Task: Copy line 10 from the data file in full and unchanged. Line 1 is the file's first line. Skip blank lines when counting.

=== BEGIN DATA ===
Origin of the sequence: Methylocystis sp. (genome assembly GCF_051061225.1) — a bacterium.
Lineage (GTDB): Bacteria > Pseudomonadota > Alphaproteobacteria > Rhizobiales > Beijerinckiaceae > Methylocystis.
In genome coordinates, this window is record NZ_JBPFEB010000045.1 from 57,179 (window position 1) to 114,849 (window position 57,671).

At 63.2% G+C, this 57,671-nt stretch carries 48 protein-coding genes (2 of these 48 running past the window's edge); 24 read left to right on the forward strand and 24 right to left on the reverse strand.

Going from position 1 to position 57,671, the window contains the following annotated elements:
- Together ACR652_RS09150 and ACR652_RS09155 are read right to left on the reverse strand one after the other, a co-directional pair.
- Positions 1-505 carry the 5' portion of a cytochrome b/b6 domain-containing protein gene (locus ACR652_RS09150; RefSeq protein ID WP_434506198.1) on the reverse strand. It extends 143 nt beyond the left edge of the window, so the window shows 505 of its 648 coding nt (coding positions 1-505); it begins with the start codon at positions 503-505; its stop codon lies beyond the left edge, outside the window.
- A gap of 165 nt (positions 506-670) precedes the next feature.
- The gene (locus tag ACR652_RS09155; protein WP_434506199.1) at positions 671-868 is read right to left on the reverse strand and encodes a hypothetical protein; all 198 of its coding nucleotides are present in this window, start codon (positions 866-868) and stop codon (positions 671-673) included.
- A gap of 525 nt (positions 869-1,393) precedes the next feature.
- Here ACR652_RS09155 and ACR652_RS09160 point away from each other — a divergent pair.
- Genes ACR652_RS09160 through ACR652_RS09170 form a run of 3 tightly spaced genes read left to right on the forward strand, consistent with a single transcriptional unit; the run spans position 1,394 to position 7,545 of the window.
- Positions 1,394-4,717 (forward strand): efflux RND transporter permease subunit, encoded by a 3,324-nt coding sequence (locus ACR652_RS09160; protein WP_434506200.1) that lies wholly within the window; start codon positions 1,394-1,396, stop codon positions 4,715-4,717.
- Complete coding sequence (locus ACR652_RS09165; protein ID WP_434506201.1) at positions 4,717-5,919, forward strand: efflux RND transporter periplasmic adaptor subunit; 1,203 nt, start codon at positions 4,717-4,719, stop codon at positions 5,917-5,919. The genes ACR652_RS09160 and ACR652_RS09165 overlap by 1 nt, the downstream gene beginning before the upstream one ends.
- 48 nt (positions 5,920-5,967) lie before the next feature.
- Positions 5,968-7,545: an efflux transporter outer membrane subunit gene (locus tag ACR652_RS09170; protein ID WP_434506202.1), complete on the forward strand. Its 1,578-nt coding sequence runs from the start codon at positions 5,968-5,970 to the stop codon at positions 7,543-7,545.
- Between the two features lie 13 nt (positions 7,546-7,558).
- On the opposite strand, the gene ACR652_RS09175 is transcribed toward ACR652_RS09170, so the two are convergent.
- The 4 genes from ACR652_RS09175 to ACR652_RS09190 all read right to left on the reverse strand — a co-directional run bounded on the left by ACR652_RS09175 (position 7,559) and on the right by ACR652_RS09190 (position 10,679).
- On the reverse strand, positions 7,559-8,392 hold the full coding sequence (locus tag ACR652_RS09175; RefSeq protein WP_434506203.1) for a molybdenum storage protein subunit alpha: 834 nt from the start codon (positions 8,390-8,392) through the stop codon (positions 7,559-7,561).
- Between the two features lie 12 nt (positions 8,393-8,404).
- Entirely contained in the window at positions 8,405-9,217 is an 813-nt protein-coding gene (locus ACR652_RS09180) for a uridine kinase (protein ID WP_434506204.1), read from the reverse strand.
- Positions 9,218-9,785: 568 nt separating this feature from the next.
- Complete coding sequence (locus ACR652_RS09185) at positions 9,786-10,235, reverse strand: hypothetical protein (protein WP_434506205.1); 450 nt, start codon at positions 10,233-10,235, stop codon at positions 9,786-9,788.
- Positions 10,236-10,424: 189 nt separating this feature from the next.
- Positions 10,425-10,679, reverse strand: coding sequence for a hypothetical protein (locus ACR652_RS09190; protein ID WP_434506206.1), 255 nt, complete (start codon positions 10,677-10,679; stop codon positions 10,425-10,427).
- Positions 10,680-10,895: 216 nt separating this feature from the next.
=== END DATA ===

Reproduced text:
- A gap of 525 nt (positions 869-1,393) precedes the next feature.